I meandered through the streets, through Parque Loma de la Cruz where there were market stalls, locals playing music and police patrolling, and eventually up through the base of San Antonio Park where the church Iglesias San Antonio resides. Here I bought a bottle of water and asked a local where the Mirador (lookout) was and again was directed away from the “danger” – it would really help if I had properly understood which way the “danger” was.
But anyway, I gave it a shot and made sure to never be out of eyesight from people, walking along the path to the right of the park, down the hill and across the road before climbing the steps to Mirador Sebastian; a statue that is pointing out behind him and offers views across the city of Cali. I want to say it was a nice view, I want to have felt peaceful at the top, but… I don’t know, it was lacking any magic for me.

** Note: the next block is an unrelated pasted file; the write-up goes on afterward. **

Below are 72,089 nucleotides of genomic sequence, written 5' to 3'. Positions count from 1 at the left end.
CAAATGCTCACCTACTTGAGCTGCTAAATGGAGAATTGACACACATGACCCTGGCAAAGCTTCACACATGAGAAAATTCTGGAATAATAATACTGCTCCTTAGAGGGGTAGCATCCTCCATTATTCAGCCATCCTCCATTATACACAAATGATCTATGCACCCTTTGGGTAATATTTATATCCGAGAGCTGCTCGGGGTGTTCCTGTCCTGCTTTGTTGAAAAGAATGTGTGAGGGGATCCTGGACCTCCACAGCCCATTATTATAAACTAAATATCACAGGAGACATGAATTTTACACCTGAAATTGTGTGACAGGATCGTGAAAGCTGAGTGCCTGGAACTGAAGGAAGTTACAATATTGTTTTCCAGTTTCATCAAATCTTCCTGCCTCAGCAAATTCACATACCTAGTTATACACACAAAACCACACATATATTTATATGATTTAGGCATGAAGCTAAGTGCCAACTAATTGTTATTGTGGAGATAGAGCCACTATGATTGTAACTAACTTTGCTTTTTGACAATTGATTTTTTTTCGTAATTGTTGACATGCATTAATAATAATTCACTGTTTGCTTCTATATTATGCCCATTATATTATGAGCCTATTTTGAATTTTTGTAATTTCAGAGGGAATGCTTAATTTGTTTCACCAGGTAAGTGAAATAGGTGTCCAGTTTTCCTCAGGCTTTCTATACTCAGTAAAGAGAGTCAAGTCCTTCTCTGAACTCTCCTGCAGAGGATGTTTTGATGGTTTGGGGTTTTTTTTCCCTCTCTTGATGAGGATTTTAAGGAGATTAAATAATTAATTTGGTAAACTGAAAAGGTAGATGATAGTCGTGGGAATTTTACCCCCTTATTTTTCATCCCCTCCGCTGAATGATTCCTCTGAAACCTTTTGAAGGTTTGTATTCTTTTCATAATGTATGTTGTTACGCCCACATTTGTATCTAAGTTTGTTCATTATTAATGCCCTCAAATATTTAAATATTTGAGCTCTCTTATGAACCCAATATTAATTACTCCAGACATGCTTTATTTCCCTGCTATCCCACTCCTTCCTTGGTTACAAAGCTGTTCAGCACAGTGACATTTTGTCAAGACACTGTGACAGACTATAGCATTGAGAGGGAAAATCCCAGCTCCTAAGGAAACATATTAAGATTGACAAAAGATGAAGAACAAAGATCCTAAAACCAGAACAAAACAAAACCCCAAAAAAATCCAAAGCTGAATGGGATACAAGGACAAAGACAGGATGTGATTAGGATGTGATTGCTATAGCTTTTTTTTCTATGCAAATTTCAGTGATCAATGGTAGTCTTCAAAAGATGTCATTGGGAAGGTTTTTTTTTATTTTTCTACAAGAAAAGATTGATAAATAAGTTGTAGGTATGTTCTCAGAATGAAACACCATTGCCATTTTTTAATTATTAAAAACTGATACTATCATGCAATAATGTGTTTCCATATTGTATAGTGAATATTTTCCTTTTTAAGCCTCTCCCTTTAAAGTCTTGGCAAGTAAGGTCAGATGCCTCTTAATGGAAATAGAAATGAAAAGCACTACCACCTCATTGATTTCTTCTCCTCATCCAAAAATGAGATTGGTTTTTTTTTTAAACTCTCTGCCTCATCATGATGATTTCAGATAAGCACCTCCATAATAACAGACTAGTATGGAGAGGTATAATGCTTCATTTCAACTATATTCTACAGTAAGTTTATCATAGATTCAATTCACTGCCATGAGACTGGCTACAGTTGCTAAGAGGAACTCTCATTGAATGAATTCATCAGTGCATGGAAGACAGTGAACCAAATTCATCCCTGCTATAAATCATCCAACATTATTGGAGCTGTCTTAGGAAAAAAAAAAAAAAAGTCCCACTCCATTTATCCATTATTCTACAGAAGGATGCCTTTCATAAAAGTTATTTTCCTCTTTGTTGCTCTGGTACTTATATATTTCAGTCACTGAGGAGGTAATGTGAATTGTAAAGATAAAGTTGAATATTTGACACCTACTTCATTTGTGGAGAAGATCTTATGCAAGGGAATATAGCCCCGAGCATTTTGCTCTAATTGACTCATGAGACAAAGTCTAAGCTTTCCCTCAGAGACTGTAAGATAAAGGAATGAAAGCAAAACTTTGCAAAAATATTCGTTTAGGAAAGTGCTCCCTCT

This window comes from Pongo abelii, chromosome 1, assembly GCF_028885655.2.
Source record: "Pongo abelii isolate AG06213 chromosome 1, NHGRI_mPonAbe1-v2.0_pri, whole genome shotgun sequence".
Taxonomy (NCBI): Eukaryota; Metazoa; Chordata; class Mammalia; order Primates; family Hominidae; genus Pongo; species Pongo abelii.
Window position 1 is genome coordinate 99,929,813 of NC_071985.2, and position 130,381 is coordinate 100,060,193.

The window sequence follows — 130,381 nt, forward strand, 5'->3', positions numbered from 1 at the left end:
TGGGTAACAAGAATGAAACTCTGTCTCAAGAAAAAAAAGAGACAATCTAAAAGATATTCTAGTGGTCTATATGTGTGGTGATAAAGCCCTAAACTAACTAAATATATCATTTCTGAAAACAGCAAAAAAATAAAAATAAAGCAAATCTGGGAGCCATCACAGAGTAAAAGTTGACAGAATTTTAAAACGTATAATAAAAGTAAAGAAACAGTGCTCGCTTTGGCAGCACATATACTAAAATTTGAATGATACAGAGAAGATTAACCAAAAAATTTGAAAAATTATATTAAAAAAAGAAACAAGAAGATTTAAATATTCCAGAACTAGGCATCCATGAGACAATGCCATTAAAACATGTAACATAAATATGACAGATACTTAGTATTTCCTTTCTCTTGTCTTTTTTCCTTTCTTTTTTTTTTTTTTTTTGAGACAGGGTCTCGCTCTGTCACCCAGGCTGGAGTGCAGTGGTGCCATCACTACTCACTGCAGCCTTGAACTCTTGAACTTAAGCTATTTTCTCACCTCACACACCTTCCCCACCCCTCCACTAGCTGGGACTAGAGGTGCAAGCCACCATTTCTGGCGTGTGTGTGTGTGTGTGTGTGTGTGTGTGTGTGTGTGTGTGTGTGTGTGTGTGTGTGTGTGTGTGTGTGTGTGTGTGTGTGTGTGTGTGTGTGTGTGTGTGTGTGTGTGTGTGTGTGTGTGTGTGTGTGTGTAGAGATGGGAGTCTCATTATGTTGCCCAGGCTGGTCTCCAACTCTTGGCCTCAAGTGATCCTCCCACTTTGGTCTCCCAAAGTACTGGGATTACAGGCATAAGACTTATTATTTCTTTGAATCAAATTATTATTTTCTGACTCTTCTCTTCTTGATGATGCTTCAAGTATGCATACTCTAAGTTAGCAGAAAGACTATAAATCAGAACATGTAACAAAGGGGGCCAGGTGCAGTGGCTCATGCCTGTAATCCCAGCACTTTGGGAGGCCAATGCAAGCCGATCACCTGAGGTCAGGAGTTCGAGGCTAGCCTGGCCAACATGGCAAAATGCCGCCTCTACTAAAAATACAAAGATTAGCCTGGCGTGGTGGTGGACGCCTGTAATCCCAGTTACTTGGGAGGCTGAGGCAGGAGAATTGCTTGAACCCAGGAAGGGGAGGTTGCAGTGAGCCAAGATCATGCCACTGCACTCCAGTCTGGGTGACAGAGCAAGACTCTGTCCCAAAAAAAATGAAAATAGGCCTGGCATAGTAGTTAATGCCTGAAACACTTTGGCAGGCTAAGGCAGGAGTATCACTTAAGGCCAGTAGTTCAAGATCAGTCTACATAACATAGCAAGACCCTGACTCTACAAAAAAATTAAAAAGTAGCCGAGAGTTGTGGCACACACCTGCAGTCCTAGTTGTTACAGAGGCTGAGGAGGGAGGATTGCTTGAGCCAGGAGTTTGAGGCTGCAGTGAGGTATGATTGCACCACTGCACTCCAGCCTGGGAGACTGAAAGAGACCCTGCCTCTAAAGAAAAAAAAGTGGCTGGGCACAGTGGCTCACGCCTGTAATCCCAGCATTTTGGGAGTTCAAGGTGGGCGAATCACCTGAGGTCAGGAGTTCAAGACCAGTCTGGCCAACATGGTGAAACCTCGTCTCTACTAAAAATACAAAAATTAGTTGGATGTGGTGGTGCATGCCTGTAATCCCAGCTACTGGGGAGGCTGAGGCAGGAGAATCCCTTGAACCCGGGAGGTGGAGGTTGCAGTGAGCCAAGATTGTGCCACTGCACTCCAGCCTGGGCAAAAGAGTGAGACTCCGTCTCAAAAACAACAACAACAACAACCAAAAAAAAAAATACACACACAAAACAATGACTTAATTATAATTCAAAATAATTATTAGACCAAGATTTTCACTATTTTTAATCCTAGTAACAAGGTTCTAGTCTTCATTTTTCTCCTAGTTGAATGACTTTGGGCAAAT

I walked back down the hill and alongside the river before making it to the historic down town, an area peppered with landmarks and tourist sights. I wandered around the streets, cross-crossing as I prefer to stumble, not feeling particularly enamoured by anything. I stumbled across Catedral de San Pedro and this was my first moment of joy in Cali – entering a peaceful, quiet, dark church away from the car horns, traffic and chaos if Cali’s streets where I felt stared at and preyed upon. I sat in there for a good 20 minutes, just letting the quiet wash over me, before stepping out onto the Plaza and feeling the first bit of open space without chaos.
I continued to wander the streets, crossing the river and interrupting street performers, before making my way back to miraflores and grabbing a bite to eat at the cafe just down the road from my hostel – carne plancha with rice, plantain and a salad, along with a bowl of soup and a glass of fresh lemonade, for $7,500 pesos (£2). Back at the hostel I felt exhausted from my long day and worn out by the feeling of not being entirely safe or comfortable on Cali, so I passed up the opportunity for a classic Cali night out of Salsa and hit the sack instead.